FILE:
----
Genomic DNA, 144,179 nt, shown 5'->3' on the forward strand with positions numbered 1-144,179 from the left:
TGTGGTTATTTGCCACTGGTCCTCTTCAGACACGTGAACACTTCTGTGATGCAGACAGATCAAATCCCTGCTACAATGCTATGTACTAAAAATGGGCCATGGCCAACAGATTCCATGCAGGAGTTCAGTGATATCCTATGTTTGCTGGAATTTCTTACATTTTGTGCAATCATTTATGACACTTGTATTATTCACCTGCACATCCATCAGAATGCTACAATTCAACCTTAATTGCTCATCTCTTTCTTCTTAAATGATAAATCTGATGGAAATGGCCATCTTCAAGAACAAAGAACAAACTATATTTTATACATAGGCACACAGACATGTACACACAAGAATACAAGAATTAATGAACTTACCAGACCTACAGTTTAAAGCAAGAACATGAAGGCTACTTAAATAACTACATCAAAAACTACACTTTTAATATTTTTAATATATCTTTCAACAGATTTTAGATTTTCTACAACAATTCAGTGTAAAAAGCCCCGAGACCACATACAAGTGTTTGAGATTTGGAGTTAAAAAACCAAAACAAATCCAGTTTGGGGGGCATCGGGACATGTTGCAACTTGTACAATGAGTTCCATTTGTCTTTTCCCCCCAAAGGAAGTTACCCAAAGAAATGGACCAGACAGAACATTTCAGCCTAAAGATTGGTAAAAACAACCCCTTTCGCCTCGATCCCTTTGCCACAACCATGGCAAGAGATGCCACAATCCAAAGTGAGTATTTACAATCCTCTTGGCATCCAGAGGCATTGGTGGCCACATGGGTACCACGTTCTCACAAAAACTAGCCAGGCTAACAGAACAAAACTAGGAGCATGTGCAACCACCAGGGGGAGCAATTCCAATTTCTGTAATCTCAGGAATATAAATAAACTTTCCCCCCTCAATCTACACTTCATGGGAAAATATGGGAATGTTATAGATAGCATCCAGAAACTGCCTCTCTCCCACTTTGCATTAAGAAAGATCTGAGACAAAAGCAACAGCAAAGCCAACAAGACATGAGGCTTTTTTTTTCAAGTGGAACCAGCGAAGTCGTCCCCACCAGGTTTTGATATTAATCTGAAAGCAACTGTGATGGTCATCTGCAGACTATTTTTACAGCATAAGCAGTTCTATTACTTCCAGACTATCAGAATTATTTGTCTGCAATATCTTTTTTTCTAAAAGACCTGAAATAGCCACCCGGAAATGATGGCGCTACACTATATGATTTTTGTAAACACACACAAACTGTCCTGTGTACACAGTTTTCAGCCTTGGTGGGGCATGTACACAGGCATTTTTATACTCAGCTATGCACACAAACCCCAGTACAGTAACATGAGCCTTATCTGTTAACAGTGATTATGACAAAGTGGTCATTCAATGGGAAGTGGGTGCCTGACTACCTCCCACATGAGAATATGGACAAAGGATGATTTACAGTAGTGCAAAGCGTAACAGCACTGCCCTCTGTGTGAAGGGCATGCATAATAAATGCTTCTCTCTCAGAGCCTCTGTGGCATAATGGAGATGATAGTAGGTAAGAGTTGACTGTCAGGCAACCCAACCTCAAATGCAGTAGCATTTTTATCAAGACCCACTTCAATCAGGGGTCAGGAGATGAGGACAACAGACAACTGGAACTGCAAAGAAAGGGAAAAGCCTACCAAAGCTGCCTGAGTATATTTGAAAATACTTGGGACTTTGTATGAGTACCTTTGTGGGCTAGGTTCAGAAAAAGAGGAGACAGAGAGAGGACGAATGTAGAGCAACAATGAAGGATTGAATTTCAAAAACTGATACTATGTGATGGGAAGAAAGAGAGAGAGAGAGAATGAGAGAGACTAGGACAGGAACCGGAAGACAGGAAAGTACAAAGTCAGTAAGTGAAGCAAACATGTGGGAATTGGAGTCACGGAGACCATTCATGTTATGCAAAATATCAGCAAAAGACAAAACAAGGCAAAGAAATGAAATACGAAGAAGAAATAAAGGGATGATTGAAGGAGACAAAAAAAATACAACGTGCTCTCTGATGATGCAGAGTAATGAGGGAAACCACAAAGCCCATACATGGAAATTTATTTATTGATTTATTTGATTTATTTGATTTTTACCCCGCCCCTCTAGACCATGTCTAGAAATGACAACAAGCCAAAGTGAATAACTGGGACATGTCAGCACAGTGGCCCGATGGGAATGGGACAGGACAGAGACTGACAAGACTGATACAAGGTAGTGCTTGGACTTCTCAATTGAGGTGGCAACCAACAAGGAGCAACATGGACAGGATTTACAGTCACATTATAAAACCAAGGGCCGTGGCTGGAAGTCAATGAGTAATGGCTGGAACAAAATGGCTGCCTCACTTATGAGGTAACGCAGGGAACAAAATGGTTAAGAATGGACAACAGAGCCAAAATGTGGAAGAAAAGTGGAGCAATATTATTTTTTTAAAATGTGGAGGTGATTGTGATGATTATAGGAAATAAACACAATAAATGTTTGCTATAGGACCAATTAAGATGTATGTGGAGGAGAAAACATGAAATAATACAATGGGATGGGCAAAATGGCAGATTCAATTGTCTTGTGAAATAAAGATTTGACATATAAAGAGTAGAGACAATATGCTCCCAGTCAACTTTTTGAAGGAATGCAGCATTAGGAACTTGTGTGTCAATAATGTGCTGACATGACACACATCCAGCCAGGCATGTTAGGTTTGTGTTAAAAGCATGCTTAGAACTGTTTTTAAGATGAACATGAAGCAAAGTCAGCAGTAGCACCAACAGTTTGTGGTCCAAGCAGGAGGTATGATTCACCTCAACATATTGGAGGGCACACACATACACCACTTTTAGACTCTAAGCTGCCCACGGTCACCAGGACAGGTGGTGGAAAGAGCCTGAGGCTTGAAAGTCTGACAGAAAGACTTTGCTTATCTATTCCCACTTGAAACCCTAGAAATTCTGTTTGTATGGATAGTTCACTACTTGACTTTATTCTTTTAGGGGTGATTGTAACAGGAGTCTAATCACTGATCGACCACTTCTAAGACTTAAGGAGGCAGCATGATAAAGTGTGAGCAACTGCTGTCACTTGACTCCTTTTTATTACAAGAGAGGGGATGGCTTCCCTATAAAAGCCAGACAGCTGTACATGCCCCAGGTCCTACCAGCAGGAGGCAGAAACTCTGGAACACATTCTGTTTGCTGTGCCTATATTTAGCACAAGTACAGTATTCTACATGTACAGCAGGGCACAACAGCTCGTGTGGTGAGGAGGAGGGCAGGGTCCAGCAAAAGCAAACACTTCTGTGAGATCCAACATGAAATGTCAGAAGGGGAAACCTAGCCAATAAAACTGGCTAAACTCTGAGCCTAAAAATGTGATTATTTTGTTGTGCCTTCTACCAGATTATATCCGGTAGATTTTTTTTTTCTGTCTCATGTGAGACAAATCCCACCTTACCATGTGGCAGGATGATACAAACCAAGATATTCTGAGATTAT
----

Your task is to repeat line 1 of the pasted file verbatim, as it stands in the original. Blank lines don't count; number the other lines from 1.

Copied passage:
Genomic DNA, 144,179 nt, shown 5'->3' on the forward strand with positions numbered 1-144,179 from the left: